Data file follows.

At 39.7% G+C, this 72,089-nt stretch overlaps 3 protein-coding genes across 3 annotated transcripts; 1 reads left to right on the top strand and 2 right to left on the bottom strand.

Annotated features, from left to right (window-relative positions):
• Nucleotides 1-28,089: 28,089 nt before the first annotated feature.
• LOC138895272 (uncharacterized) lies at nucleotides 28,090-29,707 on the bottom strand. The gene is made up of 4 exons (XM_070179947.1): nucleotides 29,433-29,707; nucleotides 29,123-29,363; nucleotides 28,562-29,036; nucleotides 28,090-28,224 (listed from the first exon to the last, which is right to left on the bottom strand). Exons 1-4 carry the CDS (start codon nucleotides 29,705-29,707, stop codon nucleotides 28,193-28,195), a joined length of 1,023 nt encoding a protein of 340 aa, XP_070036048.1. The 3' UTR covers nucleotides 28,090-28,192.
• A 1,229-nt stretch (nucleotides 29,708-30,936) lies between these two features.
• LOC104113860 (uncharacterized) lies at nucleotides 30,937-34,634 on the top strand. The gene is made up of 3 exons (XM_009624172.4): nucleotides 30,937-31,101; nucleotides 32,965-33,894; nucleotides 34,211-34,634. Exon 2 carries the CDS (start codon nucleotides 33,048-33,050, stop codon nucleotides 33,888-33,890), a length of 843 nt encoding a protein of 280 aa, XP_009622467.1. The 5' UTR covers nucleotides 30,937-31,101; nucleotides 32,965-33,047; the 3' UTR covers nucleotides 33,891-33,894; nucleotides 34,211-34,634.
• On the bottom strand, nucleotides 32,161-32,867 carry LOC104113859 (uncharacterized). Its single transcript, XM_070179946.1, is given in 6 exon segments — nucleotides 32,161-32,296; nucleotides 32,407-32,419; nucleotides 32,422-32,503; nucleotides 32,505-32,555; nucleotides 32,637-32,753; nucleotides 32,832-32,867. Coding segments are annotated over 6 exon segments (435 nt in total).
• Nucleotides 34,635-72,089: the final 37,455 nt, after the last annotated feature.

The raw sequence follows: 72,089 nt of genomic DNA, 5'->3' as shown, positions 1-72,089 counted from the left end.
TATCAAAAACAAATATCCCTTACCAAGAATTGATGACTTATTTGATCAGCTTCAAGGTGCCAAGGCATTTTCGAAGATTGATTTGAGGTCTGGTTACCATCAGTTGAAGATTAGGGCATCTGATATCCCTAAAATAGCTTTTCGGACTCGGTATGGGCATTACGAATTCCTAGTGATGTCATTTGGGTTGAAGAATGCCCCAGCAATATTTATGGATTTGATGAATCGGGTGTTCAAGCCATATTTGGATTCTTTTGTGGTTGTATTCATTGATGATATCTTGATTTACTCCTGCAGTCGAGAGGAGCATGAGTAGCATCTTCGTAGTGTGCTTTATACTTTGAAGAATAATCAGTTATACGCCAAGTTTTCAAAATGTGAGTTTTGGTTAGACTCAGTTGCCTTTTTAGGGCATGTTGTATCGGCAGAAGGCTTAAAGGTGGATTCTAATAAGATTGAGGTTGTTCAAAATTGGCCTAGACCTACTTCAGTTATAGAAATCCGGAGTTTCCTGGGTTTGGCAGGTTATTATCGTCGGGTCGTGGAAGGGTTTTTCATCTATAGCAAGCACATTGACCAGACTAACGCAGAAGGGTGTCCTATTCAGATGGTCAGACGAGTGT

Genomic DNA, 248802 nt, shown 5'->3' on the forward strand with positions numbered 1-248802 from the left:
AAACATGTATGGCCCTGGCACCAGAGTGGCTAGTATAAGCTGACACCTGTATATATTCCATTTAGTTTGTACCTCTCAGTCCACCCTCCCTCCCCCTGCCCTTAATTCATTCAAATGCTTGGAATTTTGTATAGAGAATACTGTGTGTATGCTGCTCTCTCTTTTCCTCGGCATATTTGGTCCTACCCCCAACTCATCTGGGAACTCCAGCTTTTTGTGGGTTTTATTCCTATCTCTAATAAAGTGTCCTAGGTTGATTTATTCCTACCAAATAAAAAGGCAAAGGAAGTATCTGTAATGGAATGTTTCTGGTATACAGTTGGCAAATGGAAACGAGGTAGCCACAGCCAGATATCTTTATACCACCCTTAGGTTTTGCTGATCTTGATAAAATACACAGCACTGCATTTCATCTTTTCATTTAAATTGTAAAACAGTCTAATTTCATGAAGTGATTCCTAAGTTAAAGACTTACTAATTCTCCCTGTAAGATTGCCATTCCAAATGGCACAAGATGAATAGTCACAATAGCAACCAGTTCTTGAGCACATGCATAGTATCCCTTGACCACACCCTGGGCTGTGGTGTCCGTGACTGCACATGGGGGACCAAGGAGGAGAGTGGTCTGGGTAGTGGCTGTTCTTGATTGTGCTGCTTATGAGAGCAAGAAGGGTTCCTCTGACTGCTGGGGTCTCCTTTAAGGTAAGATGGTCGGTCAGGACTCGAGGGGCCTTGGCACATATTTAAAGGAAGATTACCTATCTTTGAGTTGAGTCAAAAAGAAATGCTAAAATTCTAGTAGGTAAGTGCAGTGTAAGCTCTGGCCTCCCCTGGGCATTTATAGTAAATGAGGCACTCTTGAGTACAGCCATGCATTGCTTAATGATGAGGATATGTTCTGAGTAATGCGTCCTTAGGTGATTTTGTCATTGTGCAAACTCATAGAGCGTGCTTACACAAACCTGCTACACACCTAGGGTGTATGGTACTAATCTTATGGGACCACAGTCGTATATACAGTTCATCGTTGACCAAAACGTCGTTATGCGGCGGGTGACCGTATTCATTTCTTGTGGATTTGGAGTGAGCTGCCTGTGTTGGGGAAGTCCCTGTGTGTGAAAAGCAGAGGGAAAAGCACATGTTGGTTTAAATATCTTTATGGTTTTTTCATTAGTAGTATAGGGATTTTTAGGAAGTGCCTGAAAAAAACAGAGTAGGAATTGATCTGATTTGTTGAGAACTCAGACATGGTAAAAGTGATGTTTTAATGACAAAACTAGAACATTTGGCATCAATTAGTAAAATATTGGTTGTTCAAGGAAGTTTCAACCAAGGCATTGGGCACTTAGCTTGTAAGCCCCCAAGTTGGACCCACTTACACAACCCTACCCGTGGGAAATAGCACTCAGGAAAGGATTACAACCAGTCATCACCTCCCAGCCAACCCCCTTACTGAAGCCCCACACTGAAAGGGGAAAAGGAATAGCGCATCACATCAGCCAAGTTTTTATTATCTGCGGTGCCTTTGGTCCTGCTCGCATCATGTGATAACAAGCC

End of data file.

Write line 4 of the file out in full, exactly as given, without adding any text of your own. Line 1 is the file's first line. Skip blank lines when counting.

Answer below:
• LOC138895272 (uncharacterized) lies at nucleotides 28,090-29,707 on the bottom strand. The gene is made up of 4 exons (XM_070179947.1): nucleotides 29,433-29,707; nucleotides 29,123-29,363; nucleotides 28,562-29,036; nucleotides 28,090-28,224 (listed from the first exon to the last, which is right to left on the bottom strand). Exons 1-4 carry the CDS (start codon nucleotides 29,705-29,707, stop codon nucleotides 28,193-28,195), a joined length of 1,023 nt encoding a protein of 340 aa, XP_070036048.1. The 3' UTR covers nucleotides 28,090-28,192.